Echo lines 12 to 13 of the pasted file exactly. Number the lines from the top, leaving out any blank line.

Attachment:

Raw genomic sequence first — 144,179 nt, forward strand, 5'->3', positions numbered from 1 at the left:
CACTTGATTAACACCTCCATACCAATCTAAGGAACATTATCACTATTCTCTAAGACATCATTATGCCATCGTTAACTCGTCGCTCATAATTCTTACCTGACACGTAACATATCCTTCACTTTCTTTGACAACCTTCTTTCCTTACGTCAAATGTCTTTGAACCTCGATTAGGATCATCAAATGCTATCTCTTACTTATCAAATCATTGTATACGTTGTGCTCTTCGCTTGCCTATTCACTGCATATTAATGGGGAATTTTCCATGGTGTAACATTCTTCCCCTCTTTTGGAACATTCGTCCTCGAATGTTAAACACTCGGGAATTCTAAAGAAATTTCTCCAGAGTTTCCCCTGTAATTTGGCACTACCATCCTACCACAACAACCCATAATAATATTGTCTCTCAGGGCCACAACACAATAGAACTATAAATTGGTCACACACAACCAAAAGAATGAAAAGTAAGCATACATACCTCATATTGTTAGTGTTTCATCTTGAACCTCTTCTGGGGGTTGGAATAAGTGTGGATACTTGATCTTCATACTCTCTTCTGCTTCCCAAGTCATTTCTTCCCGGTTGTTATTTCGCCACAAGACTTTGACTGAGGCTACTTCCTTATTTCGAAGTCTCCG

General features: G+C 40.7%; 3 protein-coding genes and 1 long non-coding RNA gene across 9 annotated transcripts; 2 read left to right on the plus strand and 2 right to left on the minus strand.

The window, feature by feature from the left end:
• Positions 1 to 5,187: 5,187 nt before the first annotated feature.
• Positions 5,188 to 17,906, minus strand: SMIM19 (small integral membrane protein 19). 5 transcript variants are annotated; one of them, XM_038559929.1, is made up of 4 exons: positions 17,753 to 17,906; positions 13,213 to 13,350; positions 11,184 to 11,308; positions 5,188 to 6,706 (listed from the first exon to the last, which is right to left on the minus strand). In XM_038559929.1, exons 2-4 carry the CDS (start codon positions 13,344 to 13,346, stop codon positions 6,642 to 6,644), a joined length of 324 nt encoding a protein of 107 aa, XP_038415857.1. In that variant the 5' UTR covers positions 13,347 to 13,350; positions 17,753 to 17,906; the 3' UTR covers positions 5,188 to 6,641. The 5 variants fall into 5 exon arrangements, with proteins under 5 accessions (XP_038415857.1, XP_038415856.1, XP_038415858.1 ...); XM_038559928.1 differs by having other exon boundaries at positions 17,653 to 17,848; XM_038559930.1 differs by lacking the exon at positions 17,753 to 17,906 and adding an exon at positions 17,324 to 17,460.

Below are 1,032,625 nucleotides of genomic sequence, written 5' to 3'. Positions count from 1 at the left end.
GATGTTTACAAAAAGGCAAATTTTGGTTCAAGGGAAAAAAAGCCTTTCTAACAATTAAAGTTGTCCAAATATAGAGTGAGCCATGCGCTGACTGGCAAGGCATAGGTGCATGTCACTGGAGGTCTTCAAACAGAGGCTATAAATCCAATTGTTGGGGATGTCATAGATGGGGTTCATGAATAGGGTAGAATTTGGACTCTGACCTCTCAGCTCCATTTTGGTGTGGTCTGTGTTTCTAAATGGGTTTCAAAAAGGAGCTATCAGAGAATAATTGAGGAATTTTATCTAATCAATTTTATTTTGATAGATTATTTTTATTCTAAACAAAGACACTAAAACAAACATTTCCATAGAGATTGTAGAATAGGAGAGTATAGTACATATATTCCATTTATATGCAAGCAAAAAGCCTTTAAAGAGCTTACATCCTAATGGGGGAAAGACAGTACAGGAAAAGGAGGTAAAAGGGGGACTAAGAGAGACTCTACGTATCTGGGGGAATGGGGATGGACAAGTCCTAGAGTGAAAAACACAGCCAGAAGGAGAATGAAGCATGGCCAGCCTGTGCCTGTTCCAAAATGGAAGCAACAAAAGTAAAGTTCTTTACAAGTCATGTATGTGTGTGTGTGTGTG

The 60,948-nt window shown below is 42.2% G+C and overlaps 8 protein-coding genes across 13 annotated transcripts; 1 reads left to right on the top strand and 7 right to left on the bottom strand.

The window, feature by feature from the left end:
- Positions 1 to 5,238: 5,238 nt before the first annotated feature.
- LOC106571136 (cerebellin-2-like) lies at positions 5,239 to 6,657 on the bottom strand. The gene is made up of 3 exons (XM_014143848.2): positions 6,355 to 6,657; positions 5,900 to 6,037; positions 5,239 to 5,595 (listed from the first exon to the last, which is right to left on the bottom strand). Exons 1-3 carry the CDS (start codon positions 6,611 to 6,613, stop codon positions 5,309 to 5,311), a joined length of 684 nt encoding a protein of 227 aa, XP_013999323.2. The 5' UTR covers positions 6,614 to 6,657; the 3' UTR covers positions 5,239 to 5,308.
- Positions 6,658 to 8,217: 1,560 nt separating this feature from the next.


- LOC106571136 (cerebellin-2-like) lies at positions 5,239 to 6,657 on the bottom strand. The gene is made up of 3 exons (XM_014143848.2): positions 6,355 to 6,657; positions 5,900 to 6,037; positions 5,239 to 5,595 (listed from the first exon to the last, which is right to left on the bottom strand). Exons 1-3 carry the CDS (start codon positions 6,611 to 6,613, stop codon positions 5,309 to 5,311), a joined length of 684 nt encoding a protein of 227 aa, XP_013999323.2. The 5' UTR covers positions 6,614 to 6,657; the 3' UTR covers positions 5,239 to 5,308.
- Positions 6,658 to 8,217: 1,560 nt separating this feature from the next.